Chaos theory

A plot of the Lorenz attractor for values r = 28, σ = 10, b = 8/3
A animation of a double-rod pendulum at an intermediate energy showing chaotic behavior. Starting the pendulum from a slightly different initial condition would result in a vastly different trajectory. The double-rod pendulum is one of the simplest dynamical systems with chaotic solutions.

Chaos theory is a branch of mathematics focusing on the study of chaos—states of dynamical systems whose apparently-random states of disorder and irregularities are often governed by deterministic laws that are highly sensitive to initial conditions.[1][2] Chaos theory is an interdisciplinary theory stating that, within the apparent randomness of chaotic complex systems, there are underlying patterns, constant feedback loops, repetition, self-similarity, fractals, and self-organization.[3] The butterfly effect, an underlying principle of chaos, describes how a small change in one state of a deterministic nonlinear system can result in large differences in a later state (meaning that there is sensitive dependence on initial conditions).[4] A metaphor for this behavior is that a butterfly flapping its wings in China can cause a hurricane in Texas.[5]

Small differences in initial conditions, such as those due to rounding errors in numerical computation, can yield widely diverging outcomes for such dynamical systems, rendering long-term prediction of their behavior impossible in general.[6][7] This can happen even though these systems are deterministic, meaning that their future behavior follows a unique evolution[8] and is fully determined by their initial conditions, with no random elements involved.[9] In other words, the deterministic nature of these systems does not make them predictable.[10][11] This behavior is known as deterministic chaos, or simply chaos. The theory was summarized by Edward Lorenz as:[12]

Chaos: When the present determines the future, but the approximate present does not approximately determine the future.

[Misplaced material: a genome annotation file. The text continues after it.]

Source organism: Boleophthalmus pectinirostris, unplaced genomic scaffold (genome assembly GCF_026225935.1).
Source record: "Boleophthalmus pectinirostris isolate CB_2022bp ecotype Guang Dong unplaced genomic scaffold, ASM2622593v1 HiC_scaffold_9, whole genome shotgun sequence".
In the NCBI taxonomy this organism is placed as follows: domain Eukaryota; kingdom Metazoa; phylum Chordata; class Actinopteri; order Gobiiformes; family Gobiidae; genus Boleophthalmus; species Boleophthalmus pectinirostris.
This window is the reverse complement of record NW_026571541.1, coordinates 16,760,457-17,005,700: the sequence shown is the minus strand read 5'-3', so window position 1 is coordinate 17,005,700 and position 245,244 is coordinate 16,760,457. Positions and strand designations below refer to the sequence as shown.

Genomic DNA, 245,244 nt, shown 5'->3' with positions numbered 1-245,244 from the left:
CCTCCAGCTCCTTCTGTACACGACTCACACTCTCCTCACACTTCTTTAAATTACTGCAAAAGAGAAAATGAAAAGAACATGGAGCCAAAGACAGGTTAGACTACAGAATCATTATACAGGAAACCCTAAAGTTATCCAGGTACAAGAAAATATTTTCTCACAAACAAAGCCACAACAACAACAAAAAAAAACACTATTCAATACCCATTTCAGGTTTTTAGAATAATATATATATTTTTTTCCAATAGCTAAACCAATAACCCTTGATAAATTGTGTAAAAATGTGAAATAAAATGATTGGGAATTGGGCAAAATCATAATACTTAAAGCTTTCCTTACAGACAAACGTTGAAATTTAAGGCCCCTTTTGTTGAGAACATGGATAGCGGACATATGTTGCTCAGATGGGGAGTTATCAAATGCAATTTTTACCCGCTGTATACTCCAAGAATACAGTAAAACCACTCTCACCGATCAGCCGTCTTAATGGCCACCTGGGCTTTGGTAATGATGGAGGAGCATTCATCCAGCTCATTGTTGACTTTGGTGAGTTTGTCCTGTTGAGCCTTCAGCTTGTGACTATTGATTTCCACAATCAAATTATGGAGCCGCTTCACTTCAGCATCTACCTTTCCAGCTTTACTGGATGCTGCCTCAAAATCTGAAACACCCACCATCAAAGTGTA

Chaotic behavior exists in many natural systems, including fluid flow, heartbeat irregularities, weather and climate.[13][14][8] It also occurs spontaneously in some systems with artificial components, such as the stock market and road traffic.[15][3] This behavior can be studied through the analysis of a chaotic mathematical model, or through analytical techniques such as recurrence plots and Poincaré maps. Chaos theory has applications in a variety of disciplines, including meteorology,[8] anthropology,[16] sociology, physics,[17] environmental science, computer science, engineering, economics, biology, ecology, and philosophy. The theory formed the basis for such fields of study as complex dynamical systems, edge of chaos theory, and self-assembly processes.

Introduction

Chaos theory concerns deterministic systems whose behavior can in principle be predicted. Chaotic systems are predictable for a while and then 'appear' to become random.[7] The amount of time that the behavior of a chaotic system can be effectively predicted depends on three things: how much uncertainty can be tolerated in the forecast, how accurately its current state can be measured, and a time scale depending on the dynamics of the system, called the Lyapunov time. Some examples of Lyapunov times are: chaotic electrical circuits, about 1 millisecond; weather systems, a few days (unproven); the inner solar system, 4 to 5 million years.[18] In chaotic systems, the uncertainty in a forecast increases exponentially with elapsed time. Hence, mathematically, doubling the forecast time more than squares the proportional uncertainty in the forecast. This means, in practice, a meaningful prediction cannot be made over an interval of more than two or three times the Lyapunov time. When meaningful predictions cannot be made, the system appears random.[19]